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WSPR (Weak Signal Propagation Reporter) – a type of digital radio broadcast and the name of the computer program by the author Joe Taylor K1JT for route research propagation of radio waves using low and very low power beacons.

Joseph Hooton Taylor Jr. (born March 29 1941 in Philadelphia) – American astrophysicist, laureate Nobel Prizes in Physics.

In 1993, together with Russell A. Hulse received Nobel Prize in Physics for discovering a new type pulsars, which opened up new possibilities for studying gravity.

Joe Taylor was interested in radiocommunication as a teenager and obtained an amateur radio license. This hobby led him to study radio astronomy. In the radio amateurs community, Taylor is known primarily as a weak signal radio specialist and author of many communication protocols such as WSJT or FT8 and their software implementations.

In April 2010, organized an expedition to the radio telescope Arecibo, to use it to communicate with radio amateurs around the world. It has call sign K1JT.

Standard WSPR messages include call sign station, her QTH locator and information about the power of the transmitter, given in units dBm, e.g. SP2YAP JO93 27.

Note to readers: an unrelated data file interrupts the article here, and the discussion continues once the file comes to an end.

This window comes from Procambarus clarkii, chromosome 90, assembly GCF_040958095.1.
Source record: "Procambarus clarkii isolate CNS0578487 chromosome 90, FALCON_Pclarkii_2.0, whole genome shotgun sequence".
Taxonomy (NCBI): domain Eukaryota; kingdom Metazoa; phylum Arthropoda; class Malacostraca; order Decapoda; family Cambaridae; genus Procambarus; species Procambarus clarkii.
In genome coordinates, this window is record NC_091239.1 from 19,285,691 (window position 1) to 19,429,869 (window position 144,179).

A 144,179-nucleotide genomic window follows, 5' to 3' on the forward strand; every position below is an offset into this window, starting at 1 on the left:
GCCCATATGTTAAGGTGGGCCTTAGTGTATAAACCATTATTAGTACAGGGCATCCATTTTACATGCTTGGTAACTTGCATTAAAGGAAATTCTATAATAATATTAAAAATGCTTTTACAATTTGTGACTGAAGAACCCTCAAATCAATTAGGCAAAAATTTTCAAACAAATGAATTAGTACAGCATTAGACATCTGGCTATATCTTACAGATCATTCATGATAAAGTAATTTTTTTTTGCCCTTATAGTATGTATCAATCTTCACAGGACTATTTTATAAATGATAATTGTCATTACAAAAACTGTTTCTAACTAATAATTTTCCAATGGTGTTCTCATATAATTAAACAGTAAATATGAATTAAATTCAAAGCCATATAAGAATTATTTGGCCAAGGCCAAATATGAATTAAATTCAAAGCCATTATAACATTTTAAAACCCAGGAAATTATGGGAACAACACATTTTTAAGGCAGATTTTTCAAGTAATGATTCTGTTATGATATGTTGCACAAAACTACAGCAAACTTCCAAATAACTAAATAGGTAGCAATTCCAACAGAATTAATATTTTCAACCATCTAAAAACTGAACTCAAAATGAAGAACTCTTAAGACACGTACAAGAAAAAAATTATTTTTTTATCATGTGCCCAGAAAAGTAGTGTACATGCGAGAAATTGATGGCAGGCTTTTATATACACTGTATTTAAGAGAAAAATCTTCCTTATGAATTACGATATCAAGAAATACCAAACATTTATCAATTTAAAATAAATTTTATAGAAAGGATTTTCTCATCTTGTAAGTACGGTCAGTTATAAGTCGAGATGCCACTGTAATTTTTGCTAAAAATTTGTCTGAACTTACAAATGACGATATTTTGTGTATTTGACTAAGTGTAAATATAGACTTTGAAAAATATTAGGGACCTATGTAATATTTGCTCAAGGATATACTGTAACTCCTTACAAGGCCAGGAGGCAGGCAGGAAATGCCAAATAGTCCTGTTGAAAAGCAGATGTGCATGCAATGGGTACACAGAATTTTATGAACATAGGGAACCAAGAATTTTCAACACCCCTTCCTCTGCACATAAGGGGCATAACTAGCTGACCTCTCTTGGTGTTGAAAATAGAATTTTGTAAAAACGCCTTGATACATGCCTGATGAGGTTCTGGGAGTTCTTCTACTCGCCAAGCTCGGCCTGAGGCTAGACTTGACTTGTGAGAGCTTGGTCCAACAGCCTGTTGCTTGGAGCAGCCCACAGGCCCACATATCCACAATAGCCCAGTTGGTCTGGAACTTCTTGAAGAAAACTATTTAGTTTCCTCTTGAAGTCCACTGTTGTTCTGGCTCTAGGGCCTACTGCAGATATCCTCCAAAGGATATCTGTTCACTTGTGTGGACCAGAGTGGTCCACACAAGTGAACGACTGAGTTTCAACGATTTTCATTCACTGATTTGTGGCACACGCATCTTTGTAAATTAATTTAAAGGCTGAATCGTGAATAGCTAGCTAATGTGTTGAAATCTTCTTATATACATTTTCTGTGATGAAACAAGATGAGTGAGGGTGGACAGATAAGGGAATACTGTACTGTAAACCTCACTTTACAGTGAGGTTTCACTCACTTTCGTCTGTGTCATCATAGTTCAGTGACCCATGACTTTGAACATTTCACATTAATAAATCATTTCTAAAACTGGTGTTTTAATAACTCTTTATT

WSPR protocol ensures data exchange at low signal-to-noise ratios of the order of -28 dB relative to frequency response 2500 Hz. For WSPR-2 transmission, narrowband four-state frequency keying (4-FSK) with phase continuity is used. The modulation rate is 12000/8192 ≈ 1.465 baud. Signal bandwidth approx. 6 Hz. Synchronization with a pseudo-random vector with a length of 162 bits. Duration of transmission 162 × 8192/12000 ≈ 110.6 s. By default, transmission begins after the first second of every even minute. Time synchronization of transmitting and receiving devices is required, e.g. using a protocol NTP.

A newer version, WSPR-15, uses 15-minute sequences instead of the standard 2-minute sequences. It is used in the long and medium wavelength range, and is 9 dB more sensitive than WSPR-2, making it possible to decode signals with signal-to-noise ratios of -37 dB with respect to the 2500 Hz frequency response.

The software is licensed open source, and the received data sent by the program over the Internet is publicly available through the project website

Within 24 hours, over a million reports from amateur bands in the frequency range from 136 kHz down 1296 MHz from about a thousand stations.